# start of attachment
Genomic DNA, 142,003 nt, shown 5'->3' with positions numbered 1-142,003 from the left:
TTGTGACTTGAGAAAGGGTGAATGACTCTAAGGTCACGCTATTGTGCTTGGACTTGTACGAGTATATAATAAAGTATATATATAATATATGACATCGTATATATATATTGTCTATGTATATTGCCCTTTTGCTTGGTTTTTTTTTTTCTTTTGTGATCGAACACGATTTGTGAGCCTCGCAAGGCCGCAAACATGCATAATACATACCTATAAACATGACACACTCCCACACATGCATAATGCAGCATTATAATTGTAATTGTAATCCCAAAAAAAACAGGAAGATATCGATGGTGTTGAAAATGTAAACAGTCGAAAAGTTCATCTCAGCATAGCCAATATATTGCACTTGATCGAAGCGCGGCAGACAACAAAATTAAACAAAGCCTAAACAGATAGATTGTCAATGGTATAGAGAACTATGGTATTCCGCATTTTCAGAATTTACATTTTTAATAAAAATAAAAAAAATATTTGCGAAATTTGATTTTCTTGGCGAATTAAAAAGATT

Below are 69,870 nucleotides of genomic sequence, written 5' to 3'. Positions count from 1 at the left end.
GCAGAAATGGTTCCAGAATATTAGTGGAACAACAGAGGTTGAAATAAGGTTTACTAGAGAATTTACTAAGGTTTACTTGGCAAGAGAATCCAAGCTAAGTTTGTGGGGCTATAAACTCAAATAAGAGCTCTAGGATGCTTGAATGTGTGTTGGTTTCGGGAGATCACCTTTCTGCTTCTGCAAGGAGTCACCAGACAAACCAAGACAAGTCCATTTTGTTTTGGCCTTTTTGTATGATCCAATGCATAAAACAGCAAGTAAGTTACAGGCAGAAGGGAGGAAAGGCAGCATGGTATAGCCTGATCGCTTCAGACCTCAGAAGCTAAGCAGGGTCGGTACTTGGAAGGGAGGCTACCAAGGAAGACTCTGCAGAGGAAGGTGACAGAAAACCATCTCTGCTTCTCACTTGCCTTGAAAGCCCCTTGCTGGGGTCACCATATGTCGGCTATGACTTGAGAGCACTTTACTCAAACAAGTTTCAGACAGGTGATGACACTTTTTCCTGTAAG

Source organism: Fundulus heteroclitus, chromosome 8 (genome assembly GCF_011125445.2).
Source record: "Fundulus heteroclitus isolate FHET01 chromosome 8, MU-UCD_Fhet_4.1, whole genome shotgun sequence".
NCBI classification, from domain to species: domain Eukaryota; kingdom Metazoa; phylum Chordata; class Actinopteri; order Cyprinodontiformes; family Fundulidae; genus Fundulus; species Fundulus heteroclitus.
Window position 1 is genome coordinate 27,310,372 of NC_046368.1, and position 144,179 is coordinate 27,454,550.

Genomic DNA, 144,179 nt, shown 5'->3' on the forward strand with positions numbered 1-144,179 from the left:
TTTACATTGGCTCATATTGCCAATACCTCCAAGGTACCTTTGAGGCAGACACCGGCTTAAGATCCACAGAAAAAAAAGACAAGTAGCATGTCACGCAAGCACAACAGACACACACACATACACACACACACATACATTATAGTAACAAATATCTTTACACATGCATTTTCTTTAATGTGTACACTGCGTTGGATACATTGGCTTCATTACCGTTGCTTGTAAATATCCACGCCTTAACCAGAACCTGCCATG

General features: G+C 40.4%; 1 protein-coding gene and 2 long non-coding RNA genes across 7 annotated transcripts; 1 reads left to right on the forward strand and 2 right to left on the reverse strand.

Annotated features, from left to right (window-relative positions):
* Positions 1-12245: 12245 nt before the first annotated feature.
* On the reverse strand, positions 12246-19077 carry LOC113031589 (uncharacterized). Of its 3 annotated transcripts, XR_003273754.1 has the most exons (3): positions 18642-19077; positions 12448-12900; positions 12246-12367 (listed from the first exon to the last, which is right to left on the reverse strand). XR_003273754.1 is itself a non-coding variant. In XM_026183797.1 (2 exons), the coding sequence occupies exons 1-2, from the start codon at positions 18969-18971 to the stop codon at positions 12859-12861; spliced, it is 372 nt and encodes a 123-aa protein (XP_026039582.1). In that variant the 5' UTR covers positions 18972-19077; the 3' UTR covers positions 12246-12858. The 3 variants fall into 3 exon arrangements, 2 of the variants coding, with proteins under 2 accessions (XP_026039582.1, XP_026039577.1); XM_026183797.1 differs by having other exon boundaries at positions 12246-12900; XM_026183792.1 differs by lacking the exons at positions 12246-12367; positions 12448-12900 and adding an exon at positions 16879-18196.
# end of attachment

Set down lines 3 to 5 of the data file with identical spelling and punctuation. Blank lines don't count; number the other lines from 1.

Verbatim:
Below are 69,870 nucleotides of genomic sequence, written 5' to 3'. Positions count from 1 at the left end.
GCAGAAATGGTTCCAGAATATTAGTGGAACAACAGAGGTTGAAATAAGGTTTACTAGAGAATTTACTAAGGTTTACTTGGCAAGAGAATCCAAGCTAAGTTTGTGGGGCTATAAACTCAAATAAGAGCTCTAGGATGCTTGAATGTGTGTTGGTTTCGGGAGATCACCTTTCTGCTTCTGCAAGGAGTCACCAGACAAACCAAGACAAGTCCATTTTGTTTTGGCCTTTTTGTATGATCCAATGCATAAAACAGCAAGTAAGTTACAGGCAGAAGGGAGGAAAGGCAGCATGGTATAGCCTGATCGCTTCAGACCTCAGAAGCTAAGCAGGGTCGGTACTTGGAAGGGAGGCTACCAAGGAAGACTCTGCAGAGGAAGGTGACAGAAAACCATCTCTGCTTCTCACTTGCCTTGAAAGCCCCTTGCTGGGGTCACCATATGTCGGCTATGACTTGAGAGCACTTTACTCAAACAAGTTTCAGACAGGTGATGACACTTTTTCCTGTAAG

Source organism: Fundulus heteroclitus, chromosome 8 (genome assembly GCF_011125445.2).